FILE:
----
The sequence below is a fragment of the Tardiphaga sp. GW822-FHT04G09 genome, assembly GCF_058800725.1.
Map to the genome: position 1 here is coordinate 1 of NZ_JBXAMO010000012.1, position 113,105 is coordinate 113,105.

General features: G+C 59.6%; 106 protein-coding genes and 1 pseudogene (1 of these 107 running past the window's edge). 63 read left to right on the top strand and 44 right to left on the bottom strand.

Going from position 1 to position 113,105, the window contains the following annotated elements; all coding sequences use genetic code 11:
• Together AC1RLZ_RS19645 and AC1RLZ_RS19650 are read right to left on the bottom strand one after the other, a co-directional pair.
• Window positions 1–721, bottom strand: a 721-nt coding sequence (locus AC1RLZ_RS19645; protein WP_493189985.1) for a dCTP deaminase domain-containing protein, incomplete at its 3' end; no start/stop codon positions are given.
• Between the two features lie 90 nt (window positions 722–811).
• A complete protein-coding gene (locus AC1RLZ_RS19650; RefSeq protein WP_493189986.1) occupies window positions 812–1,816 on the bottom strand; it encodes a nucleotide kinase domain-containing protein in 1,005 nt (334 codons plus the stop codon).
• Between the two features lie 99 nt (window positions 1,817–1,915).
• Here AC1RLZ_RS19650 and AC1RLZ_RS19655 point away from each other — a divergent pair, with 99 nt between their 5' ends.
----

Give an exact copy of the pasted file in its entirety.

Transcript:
The sequence below is a fragment of the Tardiphaga sp. GW822-FHT04G09 genome, assembly GCF_058800725.1.
Map to the genome: position 1 here is coordinate 1 of NZ_JBXAMO010000012.1, position 113,105 is coordinate 113,105.

General features: G+C 59.6%; 106 protein-coding genes and 1 pseudogene (1 of these 107 running past the window's edge). 63 read left to right on the top strand and 44 right to left on the bottom strand.

Going from position 1 to position 113,105, the window contains the following annotated elements; all coding sequences use genetic code 11:
• Together AC1RLZ_RS19645 and AC1RLZ_RS19650 are read right to left on the bottom strand one after the other, a co-directional pair.
• Window positions 1–721, bottom strand: a 721-nt coding sequence (locus AC1RLZ_RS19645; protein WP_493189985.1) for a dCTP deaminase domain-containing protein, incomplete at its 3' end; no start/stop codon positions are given.
• Between the two features lie 90 nt (window positions 722–811).
• A complete protein-coding gene (locus AC1RLZ_RS19650; RefSeq protein WP_493189986.1) occupies window positions 812–1,816 on the bottom strand; it encodes a nucleotide kinase domain-containing protein in 1,005 nt (334 codons plus the stop codon).
• Between the two features lie 99 nt (window positions 1,817–1,915).
• Here AC1RLZ_RS19650 and AC1RLZ_RS19655 point away from each other — a divergent pair, with 99 nt between their 5' ends.